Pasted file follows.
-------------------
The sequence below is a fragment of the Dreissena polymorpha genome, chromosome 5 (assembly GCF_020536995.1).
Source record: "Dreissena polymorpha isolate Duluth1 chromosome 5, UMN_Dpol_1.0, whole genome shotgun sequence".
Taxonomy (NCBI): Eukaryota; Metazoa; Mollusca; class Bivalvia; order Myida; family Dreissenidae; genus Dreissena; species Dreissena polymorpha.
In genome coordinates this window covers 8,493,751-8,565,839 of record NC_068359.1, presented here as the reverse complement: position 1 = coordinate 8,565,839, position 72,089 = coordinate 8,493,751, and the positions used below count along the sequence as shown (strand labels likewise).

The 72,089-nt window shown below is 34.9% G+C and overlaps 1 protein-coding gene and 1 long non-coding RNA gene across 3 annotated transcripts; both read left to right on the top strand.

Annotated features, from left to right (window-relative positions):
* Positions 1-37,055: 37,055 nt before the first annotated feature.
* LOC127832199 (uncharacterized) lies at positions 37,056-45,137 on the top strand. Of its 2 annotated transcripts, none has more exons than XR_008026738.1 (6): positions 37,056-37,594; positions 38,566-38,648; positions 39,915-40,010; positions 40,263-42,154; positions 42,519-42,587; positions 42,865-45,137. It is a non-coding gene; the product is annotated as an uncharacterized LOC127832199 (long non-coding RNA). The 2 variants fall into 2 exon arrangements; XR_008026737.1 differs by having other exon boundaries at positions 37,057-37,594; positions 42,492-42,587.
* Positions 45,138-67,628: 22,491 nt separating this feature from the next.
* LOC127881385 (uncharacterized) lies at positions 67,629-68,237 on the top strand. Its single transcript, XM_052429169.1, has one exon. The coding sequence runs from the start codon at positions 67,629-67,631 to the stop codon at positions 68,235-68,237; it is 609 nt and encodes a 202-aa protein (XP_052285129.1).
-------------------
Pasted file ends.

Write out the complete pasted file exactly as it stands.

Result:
The sequence below is a fragment of the Dreissena polymorpha genome, chromosome 5 (assembly GCF_020536995.1).
Source record: "Dreissena polymorpha isolate Duluth1 chromosome 5, UMN_Dpol_1.0, whole genome shotgun sequence".
Taxonomy (NCBI): Eukaryota; Metazoa; Mollusca; class Bivalvia; order Myida; family Dreissenidae; genus Dreissena; species Dreissena polymorpha.
In genome coordinates this window covers 8,493,751-8,565,839 of record NC_068359.1, presented here as the reverse complement: position 1 = coordinate 8,565,839, position 72,089 = coordinate 8,493,751, and the positions used below count along the sequence as shown (strand labels likewise).

The 72,089-nt window shown below is 34.9% G+C and overlaps 1 protein-coding gene and 1 long non-coding RNA gene across 3 annotated transcripts; both read left to right on the top strand.

Annotated features, from left to right (window-relative positions):
* Positions 1-37,055: 37,055 nt before the first annotated feature.
* LOC127832199 (uncharacterized) lies at positions 37,056-45,137 on the top strand. Of its 2 annotated transcripts, none has more exons than XR_008026738.1 (6): positions 37,056-37,594; positions 38,566-38,648; positions 39,915-40,010; positions 40,263-42,154; positions 42,519-42,587; positions 42,865-45,137. It is a non-coding gene; the product is annotated as an uncharacterized LOC127832199 (long non-coding RNA). The 2 variants fall into 2 exon arrangements; XR_008026737.1 differs by having other exon boundaries at positions 37,057-37,594; positions 42,492-42,587.
* Positions 45,138-67,628: 22,491 nt separating this feature from the next.
* LOC127881385 (uncharacterized) lies at positions 67,629-68,237 on the top strand. Its single transcript, XM_052429169.1, has one exon. The coding sequence runs from the start codon at positions 67,629-67,631 to the stop codon at positions 68,235-68,237; it is 609 nt and encodes a 202-aa protein (XP_052285129.1).